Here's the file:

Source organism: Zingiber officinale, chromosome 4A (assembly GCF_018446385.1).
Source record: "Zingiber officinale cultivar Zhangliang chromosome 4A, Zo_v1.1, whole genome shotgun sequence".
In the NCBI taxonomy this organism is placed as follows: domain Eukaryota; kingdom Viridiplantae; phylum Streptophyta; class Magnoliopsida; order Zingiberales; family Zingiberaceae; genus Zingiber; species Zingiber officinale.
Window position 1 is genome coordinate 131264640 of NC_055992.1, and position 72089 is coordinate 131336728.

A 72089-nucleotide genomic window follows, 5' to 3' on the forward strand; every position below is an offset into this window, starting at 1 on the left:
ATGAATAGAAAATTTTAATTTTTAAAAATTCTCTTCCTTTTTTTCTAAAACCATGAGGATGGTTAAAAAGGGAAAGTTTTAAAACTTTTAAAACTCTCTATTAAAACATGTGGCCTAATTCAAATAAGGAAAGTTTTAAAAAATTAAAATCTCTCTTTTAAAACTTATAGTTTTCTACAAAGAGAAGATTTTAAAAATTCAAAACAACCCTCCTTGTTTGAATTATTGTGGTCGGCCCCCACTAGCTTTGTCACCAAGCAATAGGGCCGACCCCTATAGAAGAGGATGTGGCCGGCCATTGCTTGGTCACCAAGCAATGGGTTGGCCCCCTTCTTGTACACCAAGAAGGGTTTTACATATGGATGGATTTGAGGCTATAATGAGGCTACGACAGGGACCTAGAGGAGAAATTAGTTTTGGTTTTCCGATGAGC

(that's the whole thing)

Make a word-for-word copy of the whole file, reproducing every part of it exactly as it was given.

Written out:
Source organism: Zingiber officinale, chromosome 4A (assembly GCF_018446385.1).
Source record: "Zingiber officinale cultivar Zhangliang chromosome 4A, Zo_v1.1, whole genome shotgun sequence".
In the NCBI taxonomy this organism is placed as follows: domain Eukaryota; kingdom Viridiplantae; phylum Streptophyta; class Magnoliopsida; order Zingiberales; family Zingiberaceae; genus Zingiber; species Zingiber officinale.
Window position 1 is genome coordinate 131264640 of NC_055992.1, and position 72089 is coordinate 131336728.

A 72089-nucleotide genomic window follows, 5' to 3' on the forward strand; every position below is an offset into this window, starting at 1 on the left:
ATGAATAGAAAATTTTAATTTTTAAAAATTCTCTTCCTTTTTTTCTAAAACCATGAGGATGGTTAAAAAGGGAAAGTTTTAAAACTTTTAAAACTCTCTATTAAAACATGTGGCCTAATTCAAATAAGGAAAGTTTTAAAAAATTAAAATCTCTCTTTTAAAACTTATAGTTTTCTACAAAGAGAAGATTTTAAAAATTCAAAACAACCCTCCTTGTTTGAATTATTGTGGTCGGCCCCCACTAGCTTTGTCACCAAGCAATAGGGCCGACCCCTATAGAAGAGGATGTGGCCGGCCATTGCTTGGTCACCAAGCAATGGGTTGGCCCCCTTCTTGTACACCAAGAAGGGTTTTACATATGGATGGATTTGAGGCTATAATGAGGCTACGACAGGGACCTAGAGGAGAAATTAGTTTTGGTTTTCCGATGAGC